• Logan County’s disputed zone

    Watchers of “Star Trek” may recall the episode from the original series entitled, “Day of the Dove.” In this episode, Captain Kirk and his crew are forced by a series of circumstances into a confrontation with the Klingons. The conflict eventually resolves after Kirk realizes that the circumstances have been intentionally designed by an alien force which feeds off negative emotions, especially fear and anger. Kirk and his crew communicate this fact to the Klingons and the conflict subsides. No longer feeding upon confrontation, the alien force is weakened and successfully driven away.

    July 28, 2014

  • Russell leads in Sun poll

    Polling results of an unscientific poll at www.edmondsun.com show that Steve Russell, GOP candidate for the 5th District congressional seat, is in the lead with 57 percent of the vote ahead of the Aug. 26 runoff election. Thirty readers participated in the online poll.

    July 28, 2014

  • Healthier and Wealthier? Not in Oklahoma

    Increased copays, decreased coverage, diminished health care access, reduced provider budgets and increased frustration are all the outcomes of the Legislature’s 2014 health care funding decisions. Unlike some years in the past when a languishing state economy forced legislators into making cuts, the undesirable outcomes this year could easily have been avoided.

    July 26, 2014

  • Medicaid reform a necessity

    Historically, education spending by the state of Oklahoma has been the largest budget item. This is no longer the case. In recent years, the state of Oklahoma spends more on Medicaid (operated by the Oklahoma Health Care Authority) than common education and higher education combined, according to the state’s Comprehensive Annual Financial Report.

    July 25, 2014

  • Remembering lessons from 1974

    This week marks the 40th anniversary of an important milestone in America’s constitutional history. On July 24, 1974, the Supreme Court voted 8-0 to order the Nixon White House to turn over audiotapes that would prove the president and his close aides were guilty of criminal violations. This ruling established with crystal clarity that the executive branch could not hide behind the shield of executive privilege to protect itself from the consequences of illegal behavior. It was a triumph for the continued vitality of our constitutional form of government.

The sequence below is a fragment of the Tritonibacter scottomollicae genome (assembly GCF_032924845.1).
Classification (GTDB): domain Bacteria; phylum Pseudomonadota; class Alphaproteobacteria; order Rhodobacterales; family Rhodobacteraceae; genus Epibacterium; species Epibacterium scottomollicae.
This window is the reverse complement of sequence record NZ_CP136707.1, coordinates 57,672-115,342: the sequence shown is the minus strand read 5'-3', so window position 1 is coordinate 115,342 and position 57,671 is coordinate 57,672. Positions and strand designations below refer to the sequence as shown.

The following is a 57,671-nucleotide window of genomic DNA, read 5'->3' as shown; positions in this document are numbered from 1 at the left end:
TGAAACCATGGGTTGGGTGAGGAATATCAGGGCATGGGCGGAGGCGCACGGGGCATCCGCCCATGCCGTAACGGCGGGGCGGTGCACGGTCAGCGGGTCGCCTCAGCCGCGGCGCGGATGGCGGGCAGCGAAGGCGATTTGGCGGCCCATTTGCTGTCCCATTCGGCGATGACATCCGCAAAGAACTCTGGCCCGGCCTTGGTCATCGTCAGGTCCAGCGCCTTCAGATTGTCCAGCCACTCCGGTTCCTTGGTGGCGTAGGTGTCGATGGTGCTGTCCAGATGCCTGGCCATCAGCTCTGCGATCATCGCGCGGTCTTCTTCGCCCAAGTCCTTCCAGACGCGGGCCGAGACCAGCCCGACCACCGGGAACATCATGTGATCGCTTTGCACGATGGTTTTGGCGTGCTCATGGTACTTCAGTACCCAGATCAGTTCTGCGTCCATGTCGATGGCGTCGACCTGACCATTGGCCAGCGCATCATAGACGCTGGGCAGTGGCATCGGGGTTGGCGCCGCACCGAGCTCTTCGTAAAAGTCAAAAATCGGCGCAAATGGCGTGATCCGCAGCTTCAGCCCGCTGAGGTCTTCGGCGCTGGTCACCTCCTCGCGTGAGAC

July 25, 2014

  • RedBlueAmerica: Is parenting being criminalized in America?

    Debra Harrell was arrested recently after the McDonald’s employee let her daughter spend the day playing in a nearby park while she worked her shift. The South Carolina woman says her daughter had a cell phone in case of danger, and critics say that children once were given the independence to spend a few unsupervised hours in a park.
    Is it a crime to parent “free-range” kids? Does Harrell deserve her problems? Joel Mathis and Ben Boychuk, the RedBlueAmerica columnists, debate the issue.

    July 24, 2014

  • Technology that will stimulate journalism’s future is now here

    To say technology has changed the newspaper media industry is understating the obvious. While much discussion focuses on how we read the news, technology is changing the way we report the news. The image of a reporter showing up to a scene with a pen and a pad is iconic but lost to the vestiges of time.
    I am asked frequently about the future of newspapers and, in particular, what does a successful future look like. For journalists, to be successful is to command multiple technologies and share news with readers in new and exciting ways.

    July 23, 2014

  • New Orleans features its own “Running of the Bulls”

    On July12, the streets of the Warehouse District of New Orleans were filled with thousands of young men who were seeking to avoid being hit with plastic bats wielded by women on roller skates as part of the annual “Running of the Bulls” that takes place in New Orleans.
    The event is based on the “Running of the Bulls” that occurs in Pamplona, Spain, that is  part of an annual occurrence in which a group of bulls rampage through the streets of Pamplona while men run from them to avoid being gored by their sharp horns. That event was introduced to the English-speaking world by Ernest Hemingway, who included scenes from it in his critically acclaimed 1926 novel “The Sun also Rises.”

    July 22, 2014

Poll

The runoff race for the 5th District congressional seat is set for Aug. 26. If the voting were today, which candidate would you support?

Al McAffrey
Tom Guild
Undecided
     View Results